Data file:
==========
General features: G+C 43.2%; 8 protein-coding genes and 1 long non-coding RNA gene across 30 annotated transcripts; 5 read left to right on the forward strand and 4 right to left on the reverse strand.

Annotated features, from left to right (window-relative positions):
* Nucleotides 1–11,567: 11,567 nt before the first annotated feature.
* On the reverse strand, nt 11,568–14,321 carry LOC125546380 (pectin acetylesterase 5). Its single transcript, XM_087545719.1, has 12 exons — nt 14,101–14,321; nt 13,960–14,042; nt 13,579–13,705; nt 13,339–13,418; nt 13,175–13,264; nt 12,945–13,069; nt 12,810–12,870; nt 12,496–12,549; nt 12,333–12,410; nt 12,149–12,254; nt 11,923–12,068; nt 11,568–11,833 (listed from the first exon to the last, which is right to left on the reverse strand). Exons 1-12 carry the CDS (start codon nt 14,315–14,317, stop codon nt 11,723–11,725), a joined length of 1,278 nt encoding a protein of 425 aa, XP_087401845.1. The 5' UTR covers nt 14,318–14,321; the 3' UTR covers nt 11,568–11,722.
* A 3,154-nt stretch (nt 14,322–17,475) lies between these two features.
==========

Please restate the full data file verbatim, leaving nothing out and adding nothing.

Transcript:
General features: G+C 43.2%; 8 protein-coding genes and 1 long non-coding RNA gene across 30 annotated transcripts; 5 read left to right on the forward strand and 4 right to left on the reverse strand.

Annotated features, from left to right (window-relative positions):
* Nucleotides 1–11,567: 11,567 nt before the first annotated feature.
* On the reverse strand, nt 11,568–14,321 carry LOC125546380 (pectin acetylesterase 5). Its single transcript, XM_087545719.1, has 12 exons — nt 14,101–14,321; nt 13,960–14,042; nt 13,579–13,705; nt 13,339–13,418; nt 13,175–13,264; nt 12,945–13,069; nt 12,810–12,870; nt 12,496–12,549; nt 12,333–12,410; nt 12,149–12,254; nt 11,923–12,068; nt 11,568–11,833 (listed from the first exon to the last, which is right to left on the reverse strand). Exons 1-12 carry the CDS (start codon nt 14,315–14,317, stop codon nt 11,723–11,725), a joined length of 1,278 nt encoding a protein of 425 aa, XP_087401845.1. The 5' UTR covers nt 14,318–14,321; the 3' UTR covers nt 11,568–11,722.
* A 3,154-nt stretch (nt 14,322–17,475) lies between these two features.